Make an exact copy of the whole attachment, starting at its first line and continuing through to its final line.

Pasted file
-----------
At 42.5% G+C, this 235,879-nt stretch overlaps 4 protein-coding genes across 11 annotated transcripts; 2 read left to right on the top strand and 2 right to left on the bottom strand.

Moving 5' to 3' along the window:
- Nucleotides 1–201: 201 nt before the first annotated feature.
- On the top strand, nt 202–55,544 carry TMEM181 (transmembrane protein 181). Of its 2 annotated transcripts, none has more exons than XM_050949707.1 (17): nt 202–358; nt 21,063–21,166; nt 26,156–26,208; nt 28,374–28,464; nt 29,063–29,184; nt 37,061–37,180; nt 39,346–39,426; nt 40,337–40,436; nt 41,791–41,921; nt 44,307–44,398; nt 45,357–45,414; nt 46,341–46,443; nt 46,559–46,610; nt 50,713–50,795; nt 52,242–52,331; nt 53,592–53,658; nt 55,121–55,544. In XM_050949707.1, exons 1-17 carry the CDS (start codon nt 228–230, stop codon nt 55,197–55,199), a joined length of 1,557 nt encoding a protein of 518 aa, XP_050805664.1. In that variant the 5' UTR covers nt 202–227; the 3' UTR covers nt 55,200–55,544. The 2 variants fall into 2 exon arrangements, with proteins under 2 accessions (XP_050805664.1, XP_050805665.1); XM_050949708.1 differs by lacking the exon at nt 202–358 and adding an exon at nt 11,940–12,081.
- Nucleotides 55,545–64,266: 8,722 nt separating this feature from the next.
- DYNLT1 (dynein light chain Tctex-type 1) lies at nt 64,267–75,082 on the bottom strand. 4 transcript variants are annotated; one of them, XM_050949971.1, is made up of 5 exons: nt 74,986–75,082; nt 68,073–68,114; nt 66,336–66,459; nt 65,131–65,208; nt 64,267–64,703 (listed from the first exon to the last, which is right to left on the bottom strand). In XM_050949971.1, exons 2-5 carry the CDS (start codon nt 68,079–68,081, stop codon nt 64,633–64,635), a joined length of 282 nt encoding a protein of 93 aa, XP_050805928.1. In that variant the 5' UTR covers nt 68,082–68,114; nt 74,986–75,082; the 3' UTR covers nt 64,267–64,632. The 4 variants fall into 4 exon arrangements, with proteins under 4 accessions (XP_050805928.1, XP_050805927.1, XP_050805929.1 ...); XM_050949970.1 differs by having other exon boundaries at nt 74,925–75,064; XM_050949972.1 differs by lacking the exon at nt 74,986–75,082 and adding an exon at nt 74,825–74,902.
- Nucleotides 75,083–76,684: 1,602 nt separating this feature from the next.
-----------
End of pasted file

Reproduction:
At 42.5% G+C, this 235,879-nt stretch overlaps 4 protein-coding genes across 11 annotated transcripts; 2 read left to right on the top strand and 2 right to left on the bottom strand.

Moving 5' to 3' along the window:
- Nucleotides 1–201: 201 nt before the first annotated feature.
- On the top strand, nt 202–55,544 carry TMEM181 (transmembrane protein 181). Of its 2 annotated transcripts, none has more exons than XM_050949707.1 (17): nt 202–358; nt 21,063–21,166; nt 26,156–26,208; nt 28,374–28,464; nt 29,063–29,184; nt 37,061–37,180; nt 39,346–39,426; nt 40,337–40,436; nt 41,791–41,921; nt 44,307–44,398; nt 45,357–45,414; nt 46,341–46,443; nt 46,559–46,610; nt 50,713–50,795; nt 52,242–52,331; nt 53,592–53,658; nt 55,121–55,544. In XM_050949707.1, exons 1-17 carry the CDS (start codon nt 228–230, stop codon nt 55,197–55,199), a joined length of 1,557 nt encoding a protein of 518 aa, XP_050805664.1. In that variant the 5' UTR covers nt 202–227; the 3' UTR covers nt 55,200–55,544. The 2 variants fall into 2 exon arrangements, with proteins under 2 accessions (XP_050805664.1, XP_050805665.1); XM_050949708.1 differs by lacking the exon at nt 202–358 and adding an exon at nt 11,940–12,081.
- Nucleotides 55,545–64,266: 8,722 nt separating this feature from the next.
- DYNLT1 (dynein light chain Tctex-type 1) lies at nt 64,267–75,082 on the bottom strand. 4 transcript variants are annotated; one of them, XM_050949971.1, is made up of 5 exons: nt 74,986–75,082; nt 68,073–68,114; nt 66,336–66,459; nt 65,131–65,208; nt 64,267–64,703 (listed from the first exon to the last, which is right to left on the bottom strand). In XM_050949971.1, exons 2-5 carry the CDS (start codon nt 68,079–68,081, stop codon nt 64,633–64,635), a joined length of 282 nt encoding a protein of 93 aa, XP_050805928.1. In that variant the 5' UTR covers nt 68,082–68,114; nt 74,986–75,082; the 3' UTR covers nt 64,267–64,632. The 4 variants fall into 4 exon arrangements, with proteins under 4 accessions (XP_050805928.1, XP_050805927.1, XP_050805929.1 ...); XM_050949970.1 differs by having other exon boundaries at nt 74,925–75,064; XM_050949972.1 differs by lacking the exon at nt 74,986–75,082 and adding an exon at nt 74,825–74,902.
- Nucleotides 75,083–76,684: 1,602 nt separating this feature from the next.